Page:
Kernel quadrature with DPPs

arXiv.org Machine Learning

We study quadrature rules for functions living in an RKHS, using nodes sampled from a projection determinantal point process (DPP). DPPs are parametrized by a kernel, and we use a truncated and saturated version of the RKHS kernel. This natural link between the two kernels, along with DPP machinery, leads to relatively tight bounds on the quadrature error, that depend on the spectrum of the RKHS kernel. Finally, we experimentally compare DPPs to existing kernel-based quadratures such as herding, Bayesian quadrature, or continuous leverage score sampling. Numerical results confirm the interest of DPPs, and even suggest faster rates than our bounds in particular cases.


A determinantal point process for column subset selection

arXiv.org Machine Learning

Dimensionality reduction is a first step of many machine learning pipelines. Two popular approaches are principal component analysis, which projects onto a small number of well chosen but non-interpretable directions, and feature selection, which selects a small number of the original features. Feature selection can be abstracted as a numerical linear algebra problem called the column subset selection problem (CSSP). CSSP corresponds to selecting the best subset of columns of a matrix $X \in \mathbb{R}^{N \times d}$, where \emph{best} is often meant in the sense of minimizing the approximation error, i.e., the norm of the residual after projection of $X$ onto the space spanned by the selected columns. Such an optimization over subsets of $\{1,\dots,d\}$ is usually impractical. One workaround that has been vastly explored is to resort to polynomial-cost, random subset selection algorithms that favor small values of this approximation error. We propose such a randomized algorithm, based on sampling from a projection determinantal point process (DPP), a repulsive distribution over a fixed number $k$ of indices $\{1,\dots,d\}$ that favors diversity among the selected columns. We give bounds on the ratio of the expected approximation error for this DPP over the optimal error of PCA. These bounds improve over the state-of-the-art bounds of \emph{volume sampling} when some realistic structural assumptions are satisfied for $X$. Numerical experiments suggest that our bounds are tight, and that our algorithms have comparable performance with the \emph{double phase} algorithm, often considered to be the practical state-of-the-art. Column subset selection with DPPs thus inherits the best of both worlds: good empirical performance and tight error bounds.


DPPy: Sampling Determinantal Point Processes with Python

arXiv.org Machine Learning

Determinantal point processes (DPPs) are specific probability distributions over clouds of points that are used as models and computational tools across physics, probability, statistics, and more recently machine learning. Sampling from DPPs is a challenge and therefore we present DPPy, a Python toolbox that gathers known exact and approximate sampling algorithms. The project is hosted on GitHub and equipped with an extensive documentation. This documentation takes the form of a short survey of DPPs and relates each mathematical property with DPPy objects.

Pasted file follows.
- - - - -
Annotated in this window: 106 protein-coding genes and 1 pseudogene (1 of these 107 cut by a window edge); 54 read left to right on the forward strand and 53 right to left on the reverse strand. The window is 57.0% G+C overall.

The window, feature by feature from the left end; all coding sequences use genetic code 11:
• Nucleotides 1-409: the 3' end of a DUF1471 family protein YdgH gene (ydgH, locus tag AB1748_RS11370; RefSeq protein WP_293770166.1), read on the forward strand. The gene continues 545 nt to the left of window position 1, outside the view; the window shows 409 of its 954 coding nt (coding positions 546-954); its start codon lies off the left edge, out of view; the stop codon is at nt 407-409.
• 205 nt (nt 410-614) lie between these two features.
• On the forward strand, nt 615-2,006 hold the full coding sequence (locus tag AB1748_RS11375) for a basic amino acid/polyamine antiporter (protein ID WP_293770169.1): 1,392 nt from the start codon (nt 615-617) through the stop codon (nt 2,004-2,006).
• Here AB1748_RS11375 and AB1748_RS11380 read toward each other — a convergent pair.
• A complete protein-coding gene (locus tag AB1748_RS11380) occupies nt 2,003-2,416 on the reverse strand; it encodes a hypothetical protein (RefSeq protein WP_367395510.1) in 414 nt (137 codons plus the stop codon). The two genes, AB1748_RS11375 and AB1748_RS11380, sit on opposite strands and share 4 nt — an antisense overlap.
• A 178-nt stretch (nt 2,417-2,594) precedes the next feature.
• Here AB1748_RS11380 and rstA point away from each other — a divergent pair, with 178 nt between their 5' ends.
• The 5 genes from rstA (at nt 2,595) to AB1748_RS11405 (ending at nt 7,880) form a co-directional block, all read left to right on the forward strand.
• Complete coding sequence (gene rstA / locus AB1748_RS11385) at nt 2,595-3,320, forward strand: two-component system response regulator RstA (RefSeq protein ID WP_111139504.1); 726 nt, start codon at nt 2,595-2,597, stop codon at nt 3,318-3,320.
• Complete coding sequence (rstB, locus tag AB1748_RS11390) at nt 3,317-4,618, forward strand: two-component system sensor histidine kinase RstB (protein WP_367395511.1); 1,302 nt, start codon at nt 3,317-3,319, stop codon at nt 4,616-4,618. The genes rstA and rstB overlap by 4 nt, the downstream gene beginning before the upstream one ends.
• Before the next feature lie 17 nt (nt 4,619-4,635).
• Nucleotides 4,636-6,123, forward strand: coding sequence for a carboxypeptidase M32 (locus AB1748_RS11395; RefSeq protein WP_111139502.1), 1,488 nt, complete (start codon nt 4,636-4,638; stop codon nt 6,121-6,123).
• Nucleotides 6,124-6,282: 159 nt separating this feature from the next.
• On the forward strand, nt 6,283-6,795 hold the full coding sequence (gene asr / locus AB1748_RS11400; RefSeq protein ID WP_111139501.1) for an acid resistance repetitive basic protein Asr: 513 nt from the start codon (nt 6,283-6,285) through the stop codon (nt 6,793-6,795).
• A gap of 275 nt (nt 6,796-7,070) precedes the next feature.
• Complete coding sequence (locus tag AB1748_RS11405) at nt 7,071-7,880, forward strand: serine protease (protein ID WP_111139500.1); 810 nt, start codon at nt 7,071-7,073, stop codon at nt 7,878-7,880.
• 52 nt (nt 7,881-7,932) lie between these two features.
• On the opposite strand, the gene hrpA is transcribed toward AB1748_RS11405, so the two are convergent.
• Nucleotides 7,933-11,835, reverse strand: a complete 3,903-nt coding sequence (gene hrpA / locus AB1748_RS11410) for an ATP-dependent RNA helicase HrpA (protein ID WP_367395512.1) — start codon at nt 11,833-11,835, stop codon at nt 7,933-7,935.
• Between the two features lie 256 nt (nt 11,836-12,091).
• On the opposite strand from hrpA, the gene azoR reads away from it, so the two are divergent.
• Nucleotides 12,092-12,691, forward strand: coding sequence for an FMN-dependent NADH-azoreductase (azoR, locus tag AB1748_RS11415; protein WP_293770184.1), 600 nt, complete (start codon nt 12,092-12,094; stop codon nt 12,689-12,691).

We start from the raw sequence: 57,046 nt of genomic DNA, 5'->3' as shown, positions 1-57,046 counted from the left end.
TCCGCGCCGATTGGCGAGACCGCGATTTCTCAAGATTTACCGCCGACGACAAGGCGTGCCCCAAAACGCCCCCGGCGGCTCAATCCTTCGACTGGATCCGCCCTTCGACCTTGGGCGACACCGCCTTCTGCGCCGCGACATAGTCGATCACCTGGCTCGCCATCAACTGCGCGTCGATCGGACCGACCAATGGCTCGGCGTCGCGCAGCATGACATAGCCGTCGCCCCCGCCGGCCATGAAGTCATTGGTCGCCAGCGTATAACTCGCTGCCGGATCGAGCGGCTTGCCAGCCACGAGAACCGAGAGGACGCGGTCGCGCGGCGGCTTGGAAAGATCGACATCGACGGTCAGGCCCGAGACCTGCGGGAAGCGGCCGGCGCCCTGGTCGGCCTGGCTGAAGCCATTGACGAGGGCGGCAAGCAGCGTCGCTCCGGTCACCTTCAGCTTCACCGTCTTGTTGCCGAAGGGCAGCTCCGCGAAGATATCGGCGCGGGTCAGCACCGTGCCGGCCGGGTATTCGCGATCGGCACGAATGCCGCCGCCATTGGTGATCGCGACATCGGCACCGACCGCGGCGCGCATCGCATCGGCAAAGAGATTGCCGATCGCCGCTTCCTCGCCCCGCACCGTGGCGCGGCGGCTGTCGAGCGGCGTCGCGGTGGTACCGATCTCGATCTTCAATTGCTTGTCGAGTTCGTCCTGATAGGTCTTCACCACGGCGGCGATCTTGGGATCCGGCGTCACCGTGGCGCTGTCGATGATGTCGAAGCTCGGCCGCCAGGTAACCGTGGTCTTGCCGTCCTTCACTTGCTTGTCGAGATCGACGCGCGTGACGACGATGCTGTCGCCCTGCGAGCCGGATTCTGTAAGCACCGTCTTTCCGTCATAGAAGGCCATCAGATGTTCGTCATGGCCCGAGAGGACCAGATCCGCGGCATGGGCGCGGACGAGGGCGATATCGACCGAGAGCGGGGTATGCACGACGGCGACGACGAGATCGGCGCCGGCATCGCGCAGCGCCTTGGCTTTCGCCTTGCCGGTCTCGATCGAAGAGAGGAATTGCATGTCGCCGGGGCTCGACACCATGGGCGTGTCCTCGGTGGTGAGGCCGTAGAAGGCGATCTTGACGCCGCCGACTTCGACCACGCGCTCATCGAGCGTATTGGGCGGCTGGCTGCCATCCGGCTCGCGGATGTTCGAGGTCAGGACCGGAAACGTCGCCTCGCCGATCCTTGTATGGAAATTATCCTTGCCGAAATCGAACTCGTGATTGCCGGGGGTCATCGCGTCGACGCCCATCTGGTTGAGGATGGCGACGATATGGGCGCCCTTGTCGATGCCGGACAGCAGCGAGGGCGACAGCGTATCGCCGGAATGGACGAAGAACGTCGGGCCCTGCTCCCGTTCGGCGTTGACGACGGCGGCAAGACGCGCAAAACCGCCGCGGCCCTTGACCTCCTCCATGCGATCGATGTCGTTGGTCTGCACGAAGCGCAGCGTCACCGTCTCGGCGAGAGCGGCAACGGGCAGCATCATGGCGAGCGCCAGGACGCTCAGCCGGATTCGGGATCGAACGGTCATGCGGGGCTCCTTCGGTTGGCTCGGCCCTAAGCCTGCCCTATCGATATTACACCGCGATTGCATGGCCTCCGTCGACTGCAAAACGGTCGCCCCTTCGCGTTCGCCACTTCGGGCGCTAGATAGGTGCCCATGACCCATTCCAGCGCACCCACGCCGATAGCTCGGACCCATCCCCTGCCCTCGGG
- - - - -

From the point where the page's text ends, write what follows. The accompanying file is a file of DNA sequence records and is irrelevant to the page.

Zonotope hit-and-run for efficient sampling from projection DPPs

arXiv.org Machine Learning

Determinantal point processes (DPPs) are distributions over sets of items that model diversity using kernels. Their applications in machine learning include summary extraction and recommendation systems. Yet, the cost of sampling from a DPP is prohibitive in large-scale applications, which has triggered an effort towards efficient approximate samplers. We build a novel MCMC sampler that combines ideas from combinatorial geometry, linear programming, and Monte Carlo methods to sample from DPPs with a fixed sample cardinality, also called projection DPPs. Our sampler leverages the ability of the hit-and-run MCMC kernel to efficiently move across convex bodies. Previous theoretical results yield a fast mixing time of our chain when targeting a distribution that is close to a projection DPP, but not a DPP in general. Our empirical results demonstrate that this extends to sampling projection DPPs, i.e., our sampler is more sample-efficient than previous approaches which in turn translates to faster convergence when dealing with costly-to-evaluate functions, such as summary extraction in our experiments.


Inference for determinantal point processes without spectral knowledge

Neural Information Processing Systems

Determinantal point processes (DPPs) are point process models that naturally encodediversity between the points of a given realization, through a positive definite kernel K. DPPs possess desirable properties, such as exact samplingor analyticity of the moments, but learning the parameters of kernel K through likelihood-based inference is not straightforward. First, the kernel that appears in the likelihood is not K, but another kernel L related to K through an often intractable spectral decomposition. This issue is typically bypassed in machine learning by directly parametrizing the kernel L, at the price of some interpretability of the model parameters. We follow this approach here. Second, the likelihood has an intractable normalizing constant, which takes the form of a large determinant in the case of a DPP over a finite set of objects, and the form of a Fredholm determinant in the case of a DPP over a continuous domain. Our main contribution is to derive bounds on the likelihood of a DPP, both for finite and continuous domains. Unlike previous work, our bounds are cheap to evaluate since they do not rely on approximating the spectrum of a large matrix or an operator. Through usual arguments, these bounds thus yield cheap variational inference and moderately expensive exact Markov chain Monte Carlo inference methods for DPPs.